A fisherman whose prank almost killed him after the Dover sole he had just caught jumped down his throat when he posed with it over his mouth, has said he feels lucky "beyond winning the lottery" after paramedics managed to save him.
The 14cm (5.5in) fish completely blocked Sam Quilliam's airway, stopping him from breathing and causing him to go into cardiac arrest after he attempted to "kiss the fish", an angler's tradition of saying thank you to their catch before returning it to the water.
Yet as the 28-year-old explained, as he posed with the fish "it shot out of my hand, into my mouth and basically swam straight down my throat...
"You just don't expect it to happen," Mr Quilliam explained.
"People do things like this all the time and you just don't expect it to happen to you."
He continued he was "a bit shaken up by it all" but "alright" thanks to his luck at being saved, which he described as "beyond winning the lottery.
"I am lucky to be here with my mates, and my family are really grateful to all their great work."
Despite the severity of the situation he had been in just days before, Mr Quilliam managed to make light of the incident, joking that he hoped he "won't get done for taking an under-sized fish".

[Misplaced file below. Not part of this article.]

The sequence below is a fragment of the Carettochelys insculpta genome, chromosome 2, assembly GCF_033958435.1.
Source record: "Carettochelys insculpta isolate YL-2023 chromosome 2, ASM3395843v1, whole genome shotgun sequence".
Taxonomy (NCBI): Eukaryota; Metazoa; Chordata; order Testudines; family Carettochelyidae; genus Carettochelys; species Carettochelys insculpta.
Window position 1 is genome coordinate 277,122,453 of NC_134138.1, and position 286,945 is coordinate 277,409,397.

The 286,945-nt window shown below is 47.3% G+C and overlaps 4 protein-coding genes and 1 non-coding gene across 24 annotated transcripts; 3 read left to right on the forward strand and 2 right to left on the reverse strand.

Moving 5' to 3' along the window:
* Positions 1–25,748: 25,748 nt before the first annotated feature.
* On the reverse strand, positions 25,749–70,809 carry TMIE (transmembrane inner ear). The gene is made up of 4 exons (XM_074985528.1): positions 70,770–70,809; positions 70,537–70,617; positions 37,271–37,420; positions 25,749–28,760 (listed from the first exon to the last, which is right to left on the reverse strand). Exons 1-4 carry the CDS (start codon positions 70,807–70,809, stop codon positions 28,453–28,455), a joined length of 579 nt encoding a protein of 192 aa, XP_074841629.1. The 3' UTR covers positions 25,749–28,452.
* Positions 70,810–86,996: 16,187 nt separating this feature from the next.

However, his friend Steven Perry, who was one of those who performed CPR on Mr Quilliam until paramedics arrived, was more sober about what happened, describing it as "horrendous".
He continued: "It was just sheer panic to see your friend dropping in and out of consciousness.
"When he went there was no pulse... it was horrendous.
"We've had people joking about it and taking the mic but if they were there and saw the severity of it they would never have laughed.
"We acted on our instincts and he's still here. I thought he was gone."
The paramedics who attended to Mr Quilliam agreed that it was a "desperate" situation when they arrived and found him in cardiac arrest on Boscombe Pier in Dorset.
"It was clear that we needed to get the fish out or this patient was not going to survive the short journey to Royal Bournemouth Hospital," Martyn Box from South Western Ambulance Service said.
The paramedics then used a pair of forceps to extract the lodged fish from the man's throat.
"I was acutely aware that I only had one attempt at getting this right as if I lost grip or a piece broke off and it slid further out of sight then there was nothing more that we could have done to retrieve the obstruction," Mr Box explained.
He added he was further worried that the fish's barbs and gills would get stuck on its way out, but on his sixth attempt, Mr Box managed to remove the fish in one piece.
"To our amazement it was a whole Dover sole," he recounted.
Paramedic Matt Harrison added he had "never attended a more bizarre incident and don't think I ever will - but we're all so glad the patient has no lasting effects from his cardiac arrest, which could so easily have had such a tragic and devastating outcome".